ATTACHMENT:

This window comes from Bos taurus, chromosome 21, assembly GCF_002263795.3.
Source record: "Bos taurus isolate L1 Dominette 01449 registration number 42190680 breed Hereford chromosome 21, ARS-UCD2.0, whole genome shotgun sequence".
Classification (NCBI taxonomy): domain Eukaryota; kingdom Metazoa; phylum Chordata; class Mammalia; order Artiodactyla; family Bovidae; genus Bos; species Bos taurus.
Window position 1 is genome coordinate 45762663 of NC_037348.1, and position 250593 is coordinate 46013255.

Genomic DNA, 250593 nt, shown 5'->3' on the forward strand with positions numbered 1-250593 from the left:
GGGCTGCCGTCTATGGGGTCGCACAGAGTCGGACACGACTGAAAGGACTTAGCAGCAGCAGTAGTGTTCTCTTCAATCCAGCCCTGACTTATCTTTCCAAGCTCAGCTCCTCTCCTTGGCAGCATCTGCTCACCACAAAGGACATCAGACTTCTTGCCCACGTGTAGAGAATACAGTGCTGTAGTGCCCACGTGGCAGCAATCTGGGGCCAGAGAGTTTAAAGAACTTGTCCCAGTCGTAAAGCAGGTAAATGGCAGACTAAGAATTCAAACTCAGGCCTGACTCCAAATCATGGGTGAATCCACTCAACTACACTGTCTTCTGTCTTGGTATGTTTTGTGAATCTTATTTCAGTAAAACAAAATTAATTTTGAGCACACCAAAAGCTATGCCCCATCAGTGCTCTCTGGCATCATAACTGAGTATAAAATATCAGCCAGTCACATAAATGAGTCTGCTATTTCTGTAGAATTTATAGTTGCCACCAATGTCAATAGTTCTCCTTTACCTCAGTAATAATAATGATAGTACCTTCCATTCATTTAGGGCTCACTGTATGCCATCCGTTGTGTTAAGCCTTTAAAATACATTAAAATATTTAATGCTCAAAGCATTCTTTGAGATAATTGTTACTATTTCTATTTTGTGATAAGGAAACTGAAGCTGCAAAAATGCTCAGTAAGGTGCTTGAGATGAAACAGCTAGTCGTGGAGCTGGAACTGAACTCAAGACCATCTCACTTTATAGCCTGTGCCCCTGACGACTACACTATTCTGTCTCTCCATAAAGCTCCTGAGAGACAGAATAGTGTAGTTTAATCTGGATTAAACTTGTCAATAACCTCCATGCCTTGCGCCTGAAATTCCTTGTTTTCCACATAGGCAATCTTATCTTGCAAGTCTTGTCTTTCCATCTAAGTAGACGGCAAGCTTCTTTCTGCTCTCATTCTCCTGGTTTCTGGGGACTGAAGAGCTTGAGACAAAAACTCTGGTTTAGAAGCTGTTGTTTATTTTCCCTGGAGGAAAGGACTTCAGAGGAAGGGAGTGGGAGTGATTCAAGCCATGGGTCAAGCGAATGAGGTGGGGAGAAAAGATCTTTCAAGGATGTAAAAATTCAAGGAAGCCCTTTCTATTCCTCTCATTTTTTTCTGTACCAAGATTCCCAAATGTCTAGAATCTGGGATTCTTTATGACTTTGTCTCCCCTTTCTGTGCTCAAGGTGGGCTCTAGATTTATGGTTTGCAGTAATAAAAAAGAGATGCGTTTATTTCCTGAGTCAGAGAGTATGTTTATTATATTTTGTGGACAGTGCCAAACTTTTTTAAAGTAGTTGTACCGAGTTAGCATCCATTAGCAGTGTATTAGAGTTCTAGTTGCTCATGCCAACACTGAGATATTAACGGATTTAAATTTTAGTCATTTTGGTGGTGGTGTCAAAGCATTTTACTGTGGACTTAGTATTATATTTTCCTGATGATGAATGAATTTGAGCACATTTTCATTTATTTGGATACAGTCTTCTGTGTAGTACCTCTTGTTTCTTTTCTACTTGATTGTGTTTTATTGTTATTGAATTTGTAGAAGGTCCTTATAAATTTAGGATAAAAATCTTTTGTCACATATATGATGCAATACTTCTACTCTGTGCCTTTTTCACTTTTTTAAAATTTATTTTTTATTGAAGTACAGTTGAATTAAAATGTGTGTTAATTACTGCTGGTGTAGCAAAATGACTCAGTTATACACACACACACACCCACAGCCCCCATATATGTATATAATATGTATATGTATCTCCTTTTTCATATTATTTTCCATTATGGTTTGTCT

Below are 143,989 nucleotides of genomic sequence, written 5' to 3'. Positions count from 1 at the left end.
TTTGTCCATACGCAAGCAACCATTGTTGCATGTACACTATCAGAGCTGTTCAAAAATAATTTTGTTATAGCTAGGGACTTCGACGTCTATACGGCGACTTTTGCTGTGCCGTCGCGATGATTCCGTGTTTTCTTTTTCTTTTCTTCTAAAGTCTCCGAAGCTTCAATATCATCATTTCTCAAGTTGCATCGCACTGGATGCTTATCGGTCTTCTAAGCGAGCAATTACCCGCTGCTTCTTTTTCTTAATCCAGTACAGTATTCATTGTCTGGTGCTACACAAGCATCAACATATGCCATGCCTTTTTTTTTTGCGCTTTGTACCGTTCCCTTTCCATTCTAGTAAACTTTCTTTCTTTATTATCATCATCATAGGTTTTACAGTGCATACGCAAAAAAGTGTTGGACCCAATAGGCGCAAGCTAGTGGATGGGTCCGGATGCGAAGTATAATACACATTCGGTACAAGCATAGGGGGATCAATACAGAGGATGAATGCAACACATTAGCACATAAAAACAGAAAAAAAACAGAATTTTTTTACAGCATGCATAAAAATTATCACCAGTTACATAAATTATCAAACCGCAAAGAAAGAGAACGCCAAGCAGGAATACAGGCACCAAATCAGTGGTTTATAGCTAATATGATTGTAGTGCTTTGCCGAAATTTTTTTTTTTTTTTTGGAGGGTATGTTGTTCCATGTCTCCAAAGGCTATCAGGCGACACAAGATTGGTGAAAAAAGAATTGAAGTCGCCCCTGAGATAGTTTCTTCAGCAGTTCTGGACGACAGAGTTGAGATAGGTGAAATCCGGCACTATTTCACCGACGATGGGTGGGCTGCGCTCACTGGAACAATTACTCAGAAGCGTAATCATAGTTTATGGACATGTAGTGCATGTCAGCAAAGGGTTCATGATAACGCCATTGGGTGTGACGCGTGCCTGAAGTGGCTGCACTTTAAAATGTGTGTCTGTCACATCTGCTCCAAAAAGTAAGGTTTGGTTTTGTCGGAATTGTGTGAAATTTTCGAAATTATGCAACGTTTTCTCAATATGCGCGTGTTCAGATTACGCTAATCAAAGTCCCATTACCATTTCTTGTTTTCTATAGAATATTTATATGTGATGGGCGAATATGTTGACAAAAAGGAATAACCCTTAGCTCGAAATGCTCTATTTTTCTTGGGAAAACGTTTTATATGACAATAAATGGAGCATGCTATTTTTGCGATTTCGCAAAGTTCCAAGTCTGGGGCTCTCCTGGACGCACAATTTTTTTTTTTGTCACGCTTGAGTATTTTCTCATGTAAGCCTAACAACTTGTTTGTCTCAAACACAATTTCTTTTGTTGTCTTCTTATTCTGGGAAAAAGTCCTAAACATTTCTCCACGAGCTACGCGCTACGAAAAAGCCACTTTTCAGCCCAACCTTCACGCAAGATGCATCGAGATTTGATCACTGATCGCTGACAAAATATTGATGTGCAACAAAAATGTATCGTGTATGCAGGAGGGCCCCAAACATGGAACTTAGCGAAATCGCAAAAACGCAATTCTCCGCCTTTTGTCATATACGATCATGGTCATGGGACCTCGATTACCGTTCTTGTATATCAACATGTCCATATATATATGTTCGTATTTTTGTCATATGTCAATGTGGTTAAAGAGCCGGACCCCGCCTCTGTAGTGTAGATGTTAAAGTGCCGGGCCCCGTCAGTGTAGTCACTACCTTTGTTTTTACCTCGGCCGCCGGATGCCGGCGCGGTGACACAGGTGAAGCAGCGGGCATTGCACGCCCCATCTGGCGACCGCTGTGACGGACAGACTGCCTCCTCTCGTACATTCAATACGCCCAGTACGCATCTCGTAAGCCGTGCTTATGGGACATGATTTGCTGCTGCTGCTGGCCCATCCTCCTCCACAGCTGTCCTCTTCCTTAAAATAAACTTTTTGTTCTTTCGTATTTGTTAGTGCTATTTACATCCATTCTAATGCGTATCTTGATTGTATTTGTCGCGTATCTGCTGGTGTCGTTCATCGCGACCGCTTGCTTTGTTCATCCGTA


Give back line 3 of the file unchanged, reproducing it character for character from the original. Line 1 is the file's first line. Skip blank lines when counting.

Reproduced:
Classification (NCBI taxonomy): domain Eukaryota; kingdom Metazoa; phylum Chordata; class Mammalia; order Artiodactyla; family Bovidae; genus Bos; species Bos taurus.